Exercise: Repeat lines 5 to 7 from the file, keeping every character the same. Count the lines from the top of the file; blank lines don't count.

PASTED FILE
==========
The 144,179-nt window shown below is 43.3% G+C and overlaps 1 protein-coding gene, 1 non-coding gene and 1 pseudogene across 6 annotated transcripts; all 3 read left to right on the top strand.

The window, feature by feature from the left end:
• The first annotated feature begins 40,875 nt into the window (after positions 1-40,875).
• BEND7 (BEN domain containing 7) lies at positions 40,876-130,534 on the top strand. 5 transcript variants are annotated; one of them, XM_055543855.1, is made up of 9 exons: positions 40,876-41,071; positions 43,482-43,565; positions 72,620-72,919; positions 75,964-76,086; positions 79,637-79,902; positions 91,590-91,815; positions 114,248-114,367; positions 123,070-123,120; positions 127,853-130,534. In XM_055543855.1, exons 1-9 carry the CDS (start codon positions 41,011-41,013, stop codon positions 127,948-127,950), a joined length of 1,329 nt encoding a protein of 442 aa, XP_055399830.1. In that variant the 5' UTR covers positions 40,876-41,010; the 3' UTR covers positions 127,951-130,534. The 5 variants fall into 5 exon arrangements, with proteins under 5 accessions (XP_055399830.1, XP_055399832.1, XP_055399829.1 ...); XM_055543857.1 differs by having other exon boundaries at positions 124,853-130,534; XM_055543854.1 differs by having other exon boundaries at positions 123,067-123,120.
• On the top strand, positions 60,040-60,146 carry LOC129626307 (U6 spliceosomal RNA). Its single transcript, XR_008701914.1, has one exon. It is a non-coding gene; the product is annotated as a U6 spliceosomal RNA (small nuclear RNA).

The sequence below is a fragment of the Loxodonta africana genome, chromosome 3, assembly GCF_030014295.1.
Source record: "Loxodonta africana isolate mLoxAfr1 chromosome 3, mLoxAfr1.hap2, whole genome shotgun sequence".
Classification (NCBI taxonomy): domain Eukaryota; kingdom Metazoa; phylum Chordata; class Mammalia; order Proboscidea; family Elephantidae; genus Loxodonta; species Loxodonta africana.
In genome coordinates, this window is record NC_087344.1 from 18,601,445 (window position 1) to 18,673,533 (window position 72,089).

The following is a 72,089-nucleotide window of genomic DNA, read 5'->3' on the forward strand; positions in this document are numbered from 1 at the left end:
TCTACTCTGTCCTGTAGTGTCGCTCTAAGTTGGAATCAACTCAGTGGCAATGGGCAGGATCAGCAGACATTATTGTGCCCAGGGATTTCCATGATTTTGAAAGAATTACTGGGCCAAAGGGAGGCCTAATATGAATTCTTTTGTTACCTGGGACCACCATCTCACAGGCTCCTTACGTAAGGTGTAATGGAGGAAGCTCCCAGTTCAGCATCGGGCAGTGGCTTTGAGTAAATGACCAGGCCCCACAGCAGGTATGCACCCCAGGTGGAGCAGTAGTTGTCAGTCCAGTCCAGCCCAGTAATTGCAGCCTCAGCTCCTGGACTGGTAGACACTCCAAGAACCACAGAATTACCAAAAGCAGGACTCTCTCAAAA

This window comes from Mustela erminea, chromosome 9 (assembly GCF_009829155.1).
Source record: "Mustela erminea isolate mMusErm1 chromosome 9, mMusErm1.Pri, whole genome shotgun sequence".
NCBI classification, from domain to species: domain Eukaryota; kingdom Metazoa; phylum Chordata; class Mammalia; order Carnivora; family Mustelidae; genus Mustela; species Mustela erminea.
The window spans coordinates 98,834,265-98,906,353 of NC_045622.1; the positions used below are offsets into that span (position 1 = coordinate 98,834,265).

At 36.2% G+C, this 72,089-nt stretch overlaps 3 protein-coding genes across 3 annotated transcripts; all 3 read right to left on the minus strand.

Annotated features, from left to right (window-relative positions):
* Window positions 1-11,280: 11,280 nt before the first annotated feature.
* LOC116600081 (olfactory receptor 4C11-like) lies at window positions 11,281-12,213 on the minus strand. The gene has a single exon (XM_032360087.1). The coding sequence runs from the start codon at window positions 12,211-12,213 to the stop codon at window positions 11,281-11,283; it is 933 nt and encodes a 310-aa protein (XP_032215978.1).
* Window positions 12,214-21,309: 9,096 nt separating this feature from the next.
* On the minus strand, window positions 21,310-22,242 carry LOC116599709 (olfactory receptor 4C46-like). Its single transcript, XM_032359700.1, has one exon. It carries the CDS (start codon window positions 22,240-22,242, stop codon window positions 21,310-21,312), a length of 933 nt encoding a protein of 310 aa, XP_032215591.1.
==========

• On the top strand, positions 60,040-60,146 carry LOC129626307 (U6 spliceosomal RNA). Its single transcript, XR_008701914.1, has one exon. It is a non-coding gene; the product is annotated as a U6 spliceosomal RNA (small nuclear RNA).

The sequence below is a fragment of the Loxodonta africana genome, chromosome 3, assembly GCF_030014295.1.
Source record: "Loxodonta africana isolate mLoxAfr1 chromosome 3, mLoxAfr1.hap2, whole genome shotgun sequence".